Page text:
11. 11. Activity Technologies available Examples BenefitsDiscussion and debate outside ofclassDiscussion boardsBlogsSocial networking sitesIn virtual learning environmentsWordpress / BloggerFacebook / TwitterDevelops skills inarticulating and sharingideasProject work (creating resourcesindividually or collaboratively)Web-authoring servicesBlogsWikisGoogle SitesWordpress / BloggerPB wikiEnables students toexperience processes ofknowledge creation; tocreate a product that isshared with others (ratherthan just assessed by thetutor); improves group-working and project-management skillsSearch for and share information Social bookmarking services Delicious / Diigo Improves informationliteracy; useful for revisionand essay-writing; can besold to students as efficient(if they are sharingresources with one another)Engage with images Photo-sharing websites Flickr Helps contextualizinginformation and drawinginterdisciplinaryconnectionsReflect on their learning process Journalling softwareBlogsLivejournalWordpress / BloggerIncreases students’awareness of their learningprogresses; encouragesfurther development;develops criticalunderstanding
  12. 12. Construct timelines/ clarify narratives Timeline software Timeglider (http://timeglider.com/)tiki-toki (http://www.tiki-toki.com/)Helps clarifying ideas andcontextualize events andprocesses; brings students toconsider themes and ideason a wider scheme.Share and creating materialscollaborativelyCollaborative editing services Google docsDropboxSlideshareEncourages collaborativestudy and research;challenges set ideas andapproaches; stimulatesalternative thinkingPresenting material to students (orshare their presentations online)Presentation sharing softwareGenerative/ reusable learning objectsSlidesharePreziGLO-makerImproves planning,presenting and debating;enhances communicationskillsWhat impact do these activities have on studentlearning and how can we improve the ways we designblended learning activities?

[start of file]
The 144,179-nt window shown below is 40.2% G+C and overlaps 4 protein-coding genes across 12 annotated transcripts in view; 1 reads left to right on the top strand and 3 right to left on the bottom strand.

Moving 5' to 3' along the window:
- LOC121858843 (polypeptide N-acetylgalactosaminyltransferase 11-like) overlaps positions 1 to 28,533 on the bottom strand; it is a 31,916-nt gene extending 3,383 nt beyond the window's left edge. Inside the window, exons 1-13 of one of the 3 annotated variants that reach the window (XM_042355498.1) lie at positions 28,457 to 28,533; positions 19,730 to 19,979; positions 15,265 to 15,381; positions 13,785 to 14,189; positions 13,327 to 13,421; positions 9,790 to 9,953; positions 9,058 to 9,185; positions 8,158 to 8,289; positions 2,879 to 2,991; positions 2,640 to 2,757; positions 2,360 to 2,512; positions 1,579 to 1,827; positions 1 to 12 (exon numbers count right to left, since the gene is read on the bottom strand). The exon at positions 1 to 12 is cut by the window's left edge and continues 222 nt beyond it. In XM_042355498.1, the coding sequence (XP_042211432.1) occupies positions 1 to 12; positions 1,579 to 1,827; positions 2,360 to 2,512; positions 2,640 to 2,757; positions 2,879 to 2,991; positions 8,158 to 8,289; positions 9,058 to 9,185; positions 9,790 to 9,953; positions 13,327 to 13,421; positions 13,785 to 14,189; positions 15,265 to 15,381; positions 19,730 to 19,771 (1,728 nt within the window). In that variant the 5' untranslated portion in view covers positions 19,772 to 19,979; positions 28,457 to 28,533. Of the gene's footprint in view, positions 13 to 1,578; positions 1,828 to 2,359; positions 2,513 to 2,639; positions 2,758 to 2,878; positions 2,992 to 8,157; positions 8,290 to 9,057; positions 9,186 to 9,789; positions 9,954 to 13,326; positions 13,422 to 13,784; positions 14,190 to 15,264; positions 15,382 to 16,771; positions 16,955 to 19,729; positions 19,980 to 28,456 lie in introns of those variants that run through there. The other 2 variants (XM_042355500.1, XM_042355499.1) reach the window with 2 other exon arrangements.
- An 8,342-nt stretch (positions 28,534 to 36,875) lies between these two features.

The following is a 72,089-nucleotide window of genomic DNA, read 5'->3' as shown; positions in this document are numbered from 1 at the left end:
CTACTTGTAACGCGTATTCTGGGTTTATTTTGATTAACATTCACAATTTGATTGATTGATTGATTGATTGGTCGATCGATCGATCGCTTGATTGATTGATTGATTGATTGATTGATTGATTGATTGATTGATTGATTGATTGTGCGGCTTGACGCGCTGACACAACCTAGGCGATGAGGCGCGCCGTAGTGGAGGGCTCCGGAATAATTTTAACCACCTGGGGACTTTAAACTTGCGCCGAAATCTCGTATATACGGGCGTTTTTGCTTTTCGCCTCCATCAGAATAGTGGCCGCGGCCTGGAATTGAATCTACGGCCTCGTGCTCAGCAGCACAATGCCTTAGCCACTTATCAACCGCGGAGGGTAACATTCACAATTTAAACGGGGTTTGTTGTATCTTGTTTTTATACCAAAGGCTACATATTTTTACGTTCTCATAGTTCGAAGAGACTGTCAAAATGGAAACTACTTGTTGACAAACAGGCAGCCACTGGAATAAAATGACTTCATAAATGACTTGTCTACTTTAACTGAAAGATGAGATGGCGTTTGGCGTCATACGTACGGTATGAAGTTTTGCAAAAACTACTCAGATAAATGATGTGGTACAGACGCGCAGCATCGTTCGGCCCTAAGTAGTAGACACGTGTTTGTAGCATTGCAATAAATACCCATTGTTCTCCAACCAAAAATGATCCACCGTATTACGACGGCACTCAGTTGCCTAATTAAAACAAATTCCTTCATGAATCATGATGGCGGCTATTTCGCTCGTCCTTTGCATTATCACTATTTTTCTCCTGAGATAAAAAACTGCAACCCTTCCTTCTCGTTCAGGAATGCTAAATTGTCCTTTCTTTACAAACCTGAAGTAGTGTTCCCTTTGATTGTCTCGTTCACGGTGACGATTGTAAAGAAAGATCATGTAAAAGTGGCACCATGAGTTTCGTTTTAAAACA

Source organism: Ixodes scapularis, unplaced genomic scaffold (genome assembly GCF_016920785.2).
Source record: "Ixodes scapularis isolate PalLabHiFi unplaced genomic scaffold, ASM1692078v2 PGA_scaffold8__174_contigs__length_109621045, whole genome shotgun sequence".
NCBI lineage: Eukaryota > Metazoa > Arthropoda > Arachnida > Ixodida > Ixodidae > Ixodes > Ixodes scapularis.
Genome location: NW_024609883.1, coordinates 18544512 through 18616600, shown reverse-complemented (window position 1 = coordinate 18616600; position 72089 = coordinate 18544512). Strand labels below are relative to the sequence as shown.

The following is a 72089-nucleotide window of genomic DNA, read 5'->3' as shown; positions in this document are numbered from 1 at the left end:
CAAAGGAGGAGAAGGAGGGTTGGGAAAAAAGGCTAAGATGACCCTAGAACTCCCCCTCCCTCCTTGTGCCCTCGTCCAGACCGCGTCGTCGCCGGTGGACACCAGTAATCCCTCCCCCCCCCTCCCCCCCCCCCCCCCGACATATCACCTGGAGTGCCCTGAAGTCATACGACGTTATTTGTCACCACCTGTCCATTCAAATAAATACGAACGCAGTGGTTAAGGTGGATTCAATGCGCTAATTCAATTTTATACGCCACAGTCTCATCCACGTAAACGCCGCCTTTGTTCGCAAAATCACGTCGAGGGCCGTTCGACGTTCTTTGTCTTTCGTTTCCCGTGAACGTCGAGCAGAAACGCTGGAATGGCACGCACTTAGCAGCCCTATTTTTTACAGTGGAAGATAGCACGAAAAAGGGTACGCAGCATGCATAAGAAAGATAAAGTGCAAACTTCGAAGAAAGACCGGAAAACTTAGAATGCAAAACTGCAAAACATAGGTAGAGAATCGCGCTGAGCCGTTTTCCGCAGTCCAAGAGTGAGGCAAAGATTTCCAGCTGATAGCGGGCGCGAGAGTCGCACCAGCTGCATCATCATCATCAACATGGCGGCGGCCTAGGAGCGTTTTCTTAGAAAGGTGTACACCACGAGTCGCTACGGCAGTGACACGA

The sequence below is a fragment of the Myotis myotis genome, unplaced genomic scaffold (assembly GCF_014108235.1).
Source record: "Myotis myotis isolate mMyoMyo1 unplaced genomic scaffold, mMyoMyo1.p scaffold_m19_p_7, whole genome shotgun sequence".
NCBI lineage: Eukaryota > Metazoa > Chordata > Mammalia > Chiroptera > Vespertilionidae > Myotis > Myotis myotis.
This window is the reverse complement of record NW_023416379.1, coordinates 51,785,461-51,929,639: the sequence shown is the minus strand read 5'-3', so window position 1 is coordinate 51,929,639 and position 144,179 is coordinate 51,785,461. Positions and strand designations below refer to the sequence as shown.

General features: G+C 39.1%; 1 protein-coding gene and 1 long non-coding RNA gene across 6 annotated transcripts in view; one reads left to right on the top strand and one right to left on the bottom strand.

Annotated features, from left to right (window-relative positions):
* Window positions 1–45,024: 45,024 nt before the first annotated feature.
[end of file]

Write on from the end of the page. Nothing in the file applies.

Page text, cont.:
13. 13. Survey findings• Some use to promote discussion andcollaboration; positive impact on learning• Technology– Aids preparation for class– Enables independent working• But are students viewing VLEs as closedspaces rather than as starting points forindependent work?
  14. 14. 3. Engaging with sources• How different is working with medievalsources?Geo-tagging classnotes using GooglePeer-assessedpresentations andwikisBlogs, bookmarksand student-generatedseminarsOnline portfolios
  15. 15. Please tell me about the top threeareas in which your skills improvedusing e-learningCritical analysis ofsources.By using a widerrange of sources Iwas able to look atthe unfolding ofevents studied fromdifferentperspectives.I could not have donethis if I had to buybooks or borrowthem in physical formfrom the library…Surveyfindings• improvedresearchskills• improvedsubjectknowledge
  16. 16. Conclusion- Resources online: starting or“stuck” point?- Mixed effects of “blended”systems- What is peculiar aboutteaching (and applyingtechnology to the teachingof) medieval history?
  17. 17. Thank you!Feel free to askquestionsand/or give usyour opinionand feedback